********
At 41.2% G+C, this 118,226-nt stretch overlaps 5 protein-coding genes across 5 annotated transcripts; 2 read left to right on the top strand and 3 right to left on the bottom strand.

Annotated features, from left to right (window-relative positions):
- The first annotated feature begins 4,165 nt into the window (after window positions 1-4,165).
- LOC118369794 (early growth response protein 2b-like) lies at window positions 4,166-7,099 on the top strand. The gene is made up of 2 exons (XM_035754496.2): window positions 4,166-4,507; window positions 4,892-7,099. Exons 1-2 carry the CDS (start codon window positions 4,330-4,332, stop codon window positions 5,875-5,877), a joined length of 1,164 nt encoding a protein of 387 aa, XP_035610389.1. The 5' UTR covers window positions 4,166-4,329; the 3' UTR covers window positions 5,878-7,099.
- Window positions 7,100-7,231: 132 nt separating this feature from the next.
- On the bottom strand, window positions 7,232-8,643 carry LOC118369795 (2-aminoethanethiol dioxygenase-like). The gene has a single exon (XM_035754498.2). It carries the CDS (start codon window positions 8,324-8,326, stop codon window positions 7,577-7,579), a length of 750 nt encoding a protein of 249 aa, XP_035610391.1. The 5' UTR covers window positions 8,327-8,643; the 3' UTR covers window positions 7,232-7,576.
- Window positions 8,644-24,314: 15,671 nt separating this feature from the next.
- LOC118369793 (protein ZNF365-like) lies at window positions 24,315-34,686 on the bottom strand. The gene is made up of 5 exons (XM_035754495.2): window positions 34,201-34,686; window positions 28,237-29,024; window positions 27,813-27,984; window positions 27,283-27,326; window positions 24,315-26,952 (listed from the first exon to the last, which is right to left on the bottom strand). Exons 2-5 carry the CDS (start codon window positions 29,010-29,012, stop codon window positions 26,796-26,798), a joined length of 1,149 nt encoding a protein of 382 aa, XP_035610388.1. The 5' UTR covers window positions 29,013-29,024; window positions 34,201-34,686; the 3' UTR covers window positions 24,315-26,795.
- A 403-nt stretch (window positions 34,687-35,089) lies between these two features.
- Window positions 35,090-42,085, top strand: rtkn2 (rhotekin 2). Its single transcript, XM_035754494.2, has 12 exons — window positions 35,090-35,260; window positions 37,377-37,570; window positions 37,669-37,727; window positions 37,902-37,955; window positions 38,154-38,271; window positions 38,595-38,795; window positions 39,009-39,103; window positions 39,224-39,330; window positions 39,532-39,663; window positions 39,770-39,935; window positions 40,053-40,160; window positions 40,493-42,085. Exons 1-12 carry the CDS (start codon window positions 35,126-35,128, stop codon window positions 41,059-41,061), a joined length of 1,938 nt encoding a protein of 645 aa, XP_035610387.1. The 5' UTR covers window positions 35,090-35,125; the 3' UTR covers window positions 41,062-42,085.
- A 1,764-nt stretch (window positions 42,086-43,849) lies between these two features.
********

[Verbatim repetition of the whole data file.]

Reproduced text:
At 41.2% G+C, this 118,226-nt stretch overlaps 5 protein-coding genes across 5 annotated transcripts; 2 read left to right on the top strand and 3 right to left on the bottom strand.

Annotated features, from left to right (window-relative positions):
- The first annotated feature begins 4,165 nt into the window (after window positions 1-4,165).
- LOC118369794 (early growth response protein 2b-like) lies at window positions 4,166-7,099 on the top strand. The gene is made up of 2 exons (XM_035754496.2): window positions 4,166-4,507; window positions 4,892-7,099. Exons 1-2 carry the CDS (start codon window positions 4,330-4,332, stop codon window positions 5,875-5,877), a joined length of 1,164 nt encoding a protein of 387 aa, XP_035610389.1. The 5' UTR covers window positions 4,166-4,329; the 3' UTR covers window positions 5,878-7,099.
- Window positions 7,100-7,231: 132 nt separating this feature from the next.
- On the bottom strand, window positions 7,232-8,643 carry LOC118369795 (2-aminoethanethiol dioxygenase-like). The gene has a single exon (XM_035754498.2). It carries the CDS (start codon window positions 8,324-8,326, stop codon window positions 7,577-7,579), a length of 750 nt encoding a protein of 249 aa, XP_035610391.1. The 5' UTR covers window positions 8,327-8,643; the 3' UTR covers window positions 7,232-7,576.
- Window positions 8,644-24,314: 15,671 nt separating this feature from the next.
- LOC118369793 (protein ZNF365-like) lies at window positions 24,315-34,686 on the bottom strand. The gene is made up of 5 exons (XM_035754495.2): window positions 34,201-34,686; window positions 28,237-29,024; window positions 27,813-27,984; window positions 27,283-27,326; window positions 24,315-26,952 (listed from the first exon to the last, which is right to left on the bottom strand). Exons 2-5 carry the CDS (start codon window positions 29,010-29,012, stop codon window positions 26,796-26,798), a joined length of 1,149 nt encoding a protein of 382 aa, XP_035610388.1. The 5' UTR covers window positions 29,013-29,024; window positions 34,201-34,686; the 3' UTR covers window positions 24,315-26,795.
- A 403-nt stretch (window positions 34,687-35,089) lies between these two features.
- Window positions 35,090-42,085, top strand: rtkn2 (rhotekin 2). Its single transcript, XM_035754494.2, has 12 exons — window positions 35,090-35,260; window positions 37,377-37,570; window positions 37,669-37,727; window positions 37,902-37,955; window positions 38,154-38,271; window positions 38,595-38,795; window positions 39,009-39,103; window positions 39,224-39,330; window positions 39,532-39,663; window positions 39,770-39,935; window positions 40,053-40,160; window positions 40,493-42,085. Exons 1-12 carry the CDS (start codon window positions 35,126-35,128, stop codon window positions 41,059-41,061), a joined length of 1,938 nt encoding a protein of 645 aa, XP_035610387.1. The 5' UTR covers window positions 35,090-35,125; the 3' UTR covers window positions 41,062-42,085.
- A 1,764-nt stretch (window positions 42,086-43,849) lies between these two features.